Of course he had plans for both of these things, but he acknowledged “we have a significant supply chain problem,” which he blamed on just-in-time inventory management, a business practice that ensures materials and goods are shipped and received as closely as possible to when they’re being produced or sold, thus reducing inventory and increasing profit.
“Now that’s a big problem. You can’t — people can’t do it. They want to get out ahead,” Biden said, according to the transcript.
“What I’ve recently done, and people said — or doubted we could get it done, I was able to go to the private portion — 40 percent of all products coming into the United States of America on the West Coast go through Los Angeles and –“
Then Biden paused, said, “Uh, um,” and asked, “What am I doing here?”
“Is it Long Beach?” host Anderson Cooper asked.
“Long Beach. Thank you,” Biden said.
WATCH: Anderson Cooper has to help Joe Biden remember the city of Long Beach, California.
“What am I doing here?” pic.twitter.com/oySsWcupXn
— RNC Research (@RNCResearch) October 22, 2021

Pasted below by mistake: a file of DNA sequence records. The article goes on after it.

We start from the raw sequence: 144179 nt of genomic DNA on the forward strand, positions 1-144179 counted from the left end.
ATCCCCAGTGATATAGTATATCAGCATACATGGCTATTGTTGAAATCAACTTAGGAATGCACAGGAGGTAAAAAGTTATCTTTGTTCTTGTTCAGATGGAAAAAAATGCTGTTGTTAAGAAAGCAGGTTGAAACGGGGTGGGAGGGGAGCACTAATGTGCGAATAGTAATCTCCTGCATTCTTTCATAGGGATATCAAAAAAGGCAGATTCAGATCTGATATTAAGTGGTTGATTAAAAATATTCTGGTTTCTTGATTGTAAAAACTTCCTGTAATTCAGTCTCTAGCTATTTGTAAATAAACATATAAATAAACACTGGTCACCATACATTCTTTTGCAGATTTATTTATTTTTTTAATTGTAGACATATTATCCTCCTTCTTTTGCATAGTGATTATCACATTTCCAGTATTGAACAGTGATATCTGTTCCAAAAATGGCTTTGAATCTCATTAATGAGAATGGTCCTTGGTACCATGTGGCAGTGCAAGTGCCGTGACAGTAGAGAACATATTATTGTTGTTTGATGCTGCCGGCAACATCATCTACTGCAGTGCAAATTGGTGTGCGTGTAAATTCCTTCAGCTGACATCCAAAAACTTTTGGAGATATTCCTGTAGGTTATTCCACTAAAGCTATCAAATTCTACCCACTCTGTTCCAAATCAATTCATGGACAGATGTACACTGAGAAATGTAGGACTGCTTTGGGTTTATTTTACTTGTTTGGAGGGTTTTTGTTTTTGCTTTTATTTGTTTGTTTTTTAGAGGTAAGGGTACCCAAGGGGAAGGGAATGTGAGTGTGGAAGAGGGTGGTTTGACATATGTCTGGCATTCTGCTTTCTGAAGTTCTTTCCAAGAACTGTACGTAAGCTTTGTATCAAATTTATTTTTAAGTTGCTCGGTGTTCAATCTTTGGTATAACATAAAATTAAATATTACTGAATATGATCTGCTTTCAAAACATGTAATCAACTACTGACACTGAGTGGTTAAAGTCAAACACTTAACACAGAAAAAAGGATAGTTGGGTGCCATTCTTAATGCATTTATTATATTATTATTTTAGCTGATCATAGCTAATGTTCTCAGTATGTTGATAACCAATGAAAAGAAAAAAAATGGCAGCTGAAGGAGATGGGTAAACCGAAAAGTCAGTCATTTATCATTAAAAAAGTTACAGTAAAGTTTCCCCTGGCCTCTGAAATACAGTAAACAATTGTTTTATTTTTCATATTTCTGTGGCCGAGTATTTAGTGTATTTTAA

Now, the supply chain crisis has ensured the average news-consuming American hears the city of Long Beach name-checked almost as often as on a Snoop Dogg album. The man who has the most power to solve the supply chain crisis, meanwhile, is on stage trying to remember its name — then asks, “What am I doing here?”
I can’t answer that question, either, but I don’t think that’s why Biden was asking it.
Thankfully for the president, our moderator decided to intervene and save Biden’s hide. I’m sure Cooper would have done just the same thing for former President Donald Trump — right, America?
This isn’t nitpicking. Yes, Joe Biden has never been fleet of foot verbally. Since the beginning of his campaign, however, Biden’s stumbles have become increasingly common and increasingly worrying. We can’t just laugh them off anymore. This is our president’s month of October: